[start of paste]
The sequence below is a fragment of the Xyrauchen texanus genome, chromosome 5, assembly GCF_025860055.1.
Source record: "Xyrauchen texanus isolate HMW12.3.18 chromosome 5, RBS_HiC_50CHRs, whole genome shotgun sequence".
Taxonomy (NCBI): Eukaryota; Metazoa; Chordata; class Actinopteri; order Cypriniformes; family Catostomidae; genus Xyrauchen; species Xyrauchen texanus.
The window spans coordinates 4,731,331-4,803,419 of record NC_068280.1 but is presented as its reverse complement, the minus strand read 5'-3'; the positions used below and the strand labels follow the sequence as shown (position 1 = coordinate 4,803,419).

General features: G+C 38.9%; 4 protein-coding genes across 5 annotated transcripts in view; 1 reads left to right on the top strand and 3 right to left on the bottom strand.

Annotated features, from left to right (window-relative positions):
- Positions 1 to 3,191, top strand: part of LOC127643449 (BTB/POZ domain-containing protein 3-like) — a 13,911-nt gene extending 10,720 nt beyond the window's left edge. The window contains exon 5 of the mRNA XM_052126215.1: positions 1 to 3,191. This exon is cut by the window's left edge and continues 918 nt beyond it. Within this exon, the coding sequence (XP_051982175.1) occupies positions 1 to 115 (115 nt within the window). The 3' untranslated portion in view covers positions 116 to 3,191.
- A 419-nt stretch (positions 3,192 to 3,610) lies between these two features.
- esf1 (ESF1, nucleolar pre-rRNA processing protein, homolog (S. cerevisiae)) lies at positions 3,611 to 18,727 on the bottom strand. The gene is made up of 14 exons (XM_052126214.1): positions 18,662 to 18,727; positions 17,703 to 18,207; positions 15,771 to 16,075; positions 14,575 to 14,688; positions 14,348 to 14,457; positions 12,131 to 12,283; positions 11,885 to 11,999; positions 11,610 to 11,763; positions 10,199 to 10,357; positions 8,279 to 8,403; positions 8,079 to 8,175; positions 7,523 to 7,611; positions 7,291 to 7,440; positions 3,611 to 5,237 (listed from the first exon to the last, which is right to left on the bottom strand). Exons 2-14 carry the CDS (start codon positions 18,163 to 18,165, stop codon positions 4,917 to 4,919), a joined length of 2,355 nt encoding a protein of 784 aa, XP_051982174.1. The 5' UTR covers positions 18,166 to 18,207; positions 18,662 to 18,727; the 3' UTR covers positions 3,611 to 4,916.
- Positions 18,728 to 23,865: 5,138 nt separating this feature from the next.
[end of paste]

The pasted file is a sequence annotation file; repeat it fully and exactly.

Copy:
The sequence below is a fragment of the Xyrauchen texanus genome, chromosome 5, assembly GCF_025860055.1.
Source record: "Xyrauchen texanus isolate HMW12.3.18 chromosome 5, RBS_HiC_50CHRs, whole genome shotgun sequence".
Taxonomy (NCBI): Eukaryota; Metazoa; Chordata; class Actinopteri; order Cypriniformes; family Catostomidae; genus Xyrauchen; species Xyrauchen texanus.
The window spans coordinates 4,731,331-4,803,419 of record NC_068280.1 but is presented as its reverse complement, the minus strand read 5'-3'; the positions used below and the strand labels follow the sequence as shown (position 1 = coordinate 4,803,419).

General features: G+C 38.9%; 4 protein-coding genes across 5 annotated transcripts in view; 1 reads left to right on the top strand and 3 right to left on the bottom strand.

Annotated features, from left to right (window-relative positions):
- Positions 1 to 3,191, top strand: part of LOC127643449 (BTB/POZ domain-containing protein 3-like) — a 13,911-nt gene extending 10,720 nt beyond the window's left edge. The window contains exon 5 of the mRNA XM_052126215.1: positions 1 to 3,191. This exon is cut by the window's left edge and continues 918 nt beyond it. Within this exon, the coding sequence (XP_051982175.1) occupies positions 1 to 115 (115 nt within the window). The 3' untranslated portion in view covers positions 116 to 3,191.
- A 419-nt stretch (positions 3,192 to 3,610) lies between these two features.
- esf1 (ESF1, nucleolar pre-rRNA processing protein, homolog (S. cerevisiae)) lies at positions 3,611 to 18,727 on the bottom strand. The gene is made up of 14 exons (XM_052126214.1): positions 18,662 to 18,727; positions 17,703 to 18,207; positions 15,771 to 16,075; positions 14,575 to 14,688; positions 14,348 to 14,457; positions 12,131 to 12,283; positions 11,885 to 11,999; positions 11,610 to 11,763; positions 10,199 to 10,357; positions 8,279 to 8,403; positions 8,079 to 8,175; positions 7,523 to 7,611; positions 7,291 to 7,440; positions 3,611 to 5,237 (listed from the first exon to the last, which is right to left on the bottom strand). Exons 2-14 carry the CDS (start codon positions 18,163 to 18,165, stop codon positions 4,917 to 4,919), a joined length of 2,355 nt encoding a protein of 784 aa, XP_051982174.1. The 5' UTR covers positions 18,166 to 18,207; positions 18,662 to 18,727; the 3' UTR covers positions 3,611 to 4,916.
- Positions 18,728 to 23,865: 5,138 nt separating this feature from the next.